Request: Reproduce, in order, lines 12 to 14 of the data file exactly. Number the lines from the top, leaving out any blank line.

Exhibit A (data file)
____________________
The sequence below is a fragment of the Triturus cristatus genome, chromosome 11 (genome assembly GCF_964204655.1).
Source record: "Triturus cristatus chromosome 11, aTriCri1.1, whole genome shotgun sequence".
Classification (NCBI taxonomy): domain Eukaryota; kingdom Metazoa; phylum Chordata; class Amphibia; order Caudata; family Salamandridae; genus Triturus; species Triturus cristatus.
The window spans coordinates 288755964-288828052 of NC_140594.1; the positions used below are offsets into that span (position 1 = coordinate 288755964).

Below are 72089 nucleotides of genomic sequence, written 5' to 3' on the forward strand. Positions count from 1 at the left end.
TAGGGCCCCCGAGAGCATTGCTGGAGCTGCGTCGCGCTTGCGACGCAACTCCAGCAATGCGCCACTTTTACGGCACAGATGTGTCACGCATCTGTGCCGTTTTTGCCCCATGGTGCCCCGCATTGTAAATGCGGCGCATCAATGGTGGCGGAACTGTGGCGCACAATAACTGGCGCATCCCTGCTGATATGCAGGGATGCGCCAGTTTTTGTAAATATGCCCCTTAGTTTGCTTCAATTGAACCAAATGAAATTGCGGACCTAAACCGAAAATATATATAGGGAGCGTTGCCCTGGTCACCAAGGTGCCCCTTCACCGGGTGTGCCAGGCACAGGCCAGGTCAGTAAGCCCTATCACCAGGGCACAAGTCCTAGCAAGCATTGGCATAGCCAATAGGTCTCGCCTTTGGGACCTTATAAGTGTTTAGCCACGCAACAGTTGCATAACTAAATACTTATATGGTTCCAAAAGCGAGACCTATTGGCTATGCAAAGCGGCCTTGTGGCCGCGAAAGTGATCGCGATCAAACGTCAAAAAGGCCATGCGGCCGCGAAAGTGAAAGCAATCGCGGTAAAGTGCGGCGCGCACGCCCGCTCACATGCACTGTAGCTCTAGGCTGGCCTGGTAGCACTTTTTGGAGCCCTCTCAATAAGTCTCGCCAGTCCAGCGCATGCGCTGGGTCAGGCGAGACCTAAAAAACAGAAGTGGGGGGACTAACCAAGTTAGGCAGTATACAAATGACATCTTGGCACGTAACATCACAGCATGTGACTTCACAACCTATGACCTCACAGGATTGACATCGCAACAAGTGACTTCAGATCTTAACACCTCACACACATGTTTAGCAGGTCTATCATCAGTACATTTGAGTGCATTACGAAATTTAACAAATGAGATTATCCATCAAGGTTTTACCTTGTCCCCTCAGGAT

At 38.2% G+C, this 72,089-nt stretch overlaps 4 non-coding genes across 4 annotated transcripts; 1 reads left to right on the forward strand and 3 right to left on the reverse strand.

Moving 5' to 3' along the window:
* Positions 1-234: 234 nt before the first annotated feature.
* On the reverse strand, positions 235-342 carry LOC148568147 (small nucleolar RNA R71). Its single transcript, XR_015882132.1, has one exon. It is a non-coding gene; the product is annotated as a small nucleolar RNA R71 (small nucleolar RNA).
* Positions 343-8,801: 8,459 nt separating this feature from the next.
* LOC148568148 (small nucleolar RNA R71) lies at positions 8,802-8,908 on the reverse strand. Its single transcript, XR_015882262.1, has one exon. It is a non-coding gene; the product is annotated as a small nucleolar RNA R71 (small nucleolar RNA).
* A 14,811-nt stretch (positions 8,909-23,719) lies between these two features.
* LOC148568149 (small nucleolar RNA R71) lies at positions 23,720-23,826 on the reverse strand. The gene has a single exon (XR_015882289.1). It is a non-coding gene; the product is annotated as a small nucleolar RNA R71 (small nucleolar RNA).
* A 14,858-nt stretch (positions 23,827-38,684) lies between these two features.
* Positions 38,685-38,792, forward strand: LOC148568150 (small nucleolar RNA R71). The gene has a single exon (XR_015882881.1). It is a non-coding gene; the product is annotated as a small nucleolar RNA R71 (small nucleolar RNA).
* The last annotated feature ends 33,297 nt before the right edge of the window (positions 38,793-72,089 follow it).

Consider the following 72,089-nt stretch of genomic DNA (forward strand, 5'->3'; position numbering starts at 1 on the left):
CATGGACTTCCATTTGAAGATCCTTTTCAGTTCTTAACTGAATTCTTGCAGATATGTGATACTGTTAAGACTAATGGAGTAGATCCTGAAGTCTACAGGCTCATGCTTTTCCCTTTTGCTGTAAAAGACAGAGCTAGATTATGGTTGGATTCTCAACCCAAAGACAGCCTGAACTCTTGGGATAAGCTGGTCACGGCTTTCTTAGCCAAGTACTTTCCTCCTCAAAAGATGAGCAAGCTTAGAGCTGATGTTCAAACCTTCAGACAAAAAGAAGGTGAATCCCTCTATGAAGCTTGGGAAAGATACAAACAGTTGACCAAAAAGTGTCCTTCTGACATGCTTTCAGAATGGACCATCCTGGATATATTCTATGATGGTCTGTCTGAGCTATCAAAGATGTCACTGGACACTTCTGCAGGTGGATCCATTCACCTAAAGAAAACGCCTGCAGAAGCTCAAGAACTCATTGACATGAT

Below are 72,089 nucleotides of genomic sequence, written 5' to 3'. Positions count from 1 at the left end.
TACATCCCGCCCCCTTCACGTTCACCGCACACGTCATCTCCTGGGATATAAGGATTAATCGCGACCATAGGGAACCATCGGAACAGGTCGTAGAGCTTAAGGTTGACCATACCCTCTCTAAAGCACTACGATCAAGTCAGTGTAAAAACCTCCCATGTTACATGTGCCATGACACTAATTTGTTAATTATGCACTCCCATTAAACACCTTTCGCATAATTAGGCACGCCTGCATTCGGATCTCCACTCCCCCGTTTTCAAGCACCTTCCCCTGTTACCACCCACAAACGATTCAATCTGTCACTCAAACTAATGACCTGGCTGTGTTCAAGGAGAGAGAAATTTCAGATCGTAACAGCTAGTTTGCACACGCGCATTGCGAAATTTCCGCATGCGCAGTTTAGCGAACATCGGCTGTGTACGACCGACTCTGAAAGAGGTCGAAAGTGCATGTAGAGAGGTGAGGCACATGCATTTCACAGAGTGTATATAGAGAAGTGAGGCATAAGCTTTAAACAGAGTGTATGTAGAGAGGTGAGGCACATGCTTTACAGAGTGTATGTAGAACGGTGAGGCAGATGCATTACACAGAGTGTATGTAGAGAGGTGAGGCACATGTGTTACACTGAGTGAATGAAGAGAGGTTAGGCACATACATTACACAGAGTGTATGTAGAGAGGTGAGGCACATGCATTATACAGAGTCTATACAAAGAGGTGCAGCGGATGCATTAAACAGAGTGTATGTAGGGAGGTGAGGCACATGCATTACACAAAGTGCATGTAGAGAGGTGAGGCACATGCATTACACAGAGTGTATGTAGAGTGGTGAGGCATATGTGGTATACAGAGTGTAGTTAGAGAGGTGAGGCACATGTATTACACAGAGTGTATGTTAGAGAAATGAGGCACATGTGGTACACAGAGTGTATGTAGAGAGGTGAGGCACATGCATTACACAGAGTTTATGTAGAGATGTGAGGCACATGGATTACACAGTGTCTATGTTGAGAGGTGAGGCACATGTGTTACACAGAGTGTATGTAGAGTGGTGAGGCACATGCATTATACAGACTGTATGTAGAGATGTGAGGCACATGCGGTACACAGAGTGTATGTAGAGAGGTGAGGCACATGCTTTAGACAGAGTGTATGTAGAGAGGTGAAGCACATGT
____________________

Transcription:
* LOC148568148 (small nucleolar RNA R71) lies at positions 8,802-8,908 on the reverse strand. Its single transcript, XR_015882262.1, has one exon. It is a non-coding gene; the product is annotated as a small nucleolar RNA R71 (small nucleolar RNA).
* A 14,811-nt stretch (positions 8,909-23,719) lies between these two features.
* LOC148568149 (small nucleolar RNA R71) lies at positions 23,720-23,826 on the reverse strand. The gene has a single exon (XR_015882289.1). It is a non-coding gene; the product is annotated as a small nucleolar RNA R71 (small nucleolar RNA).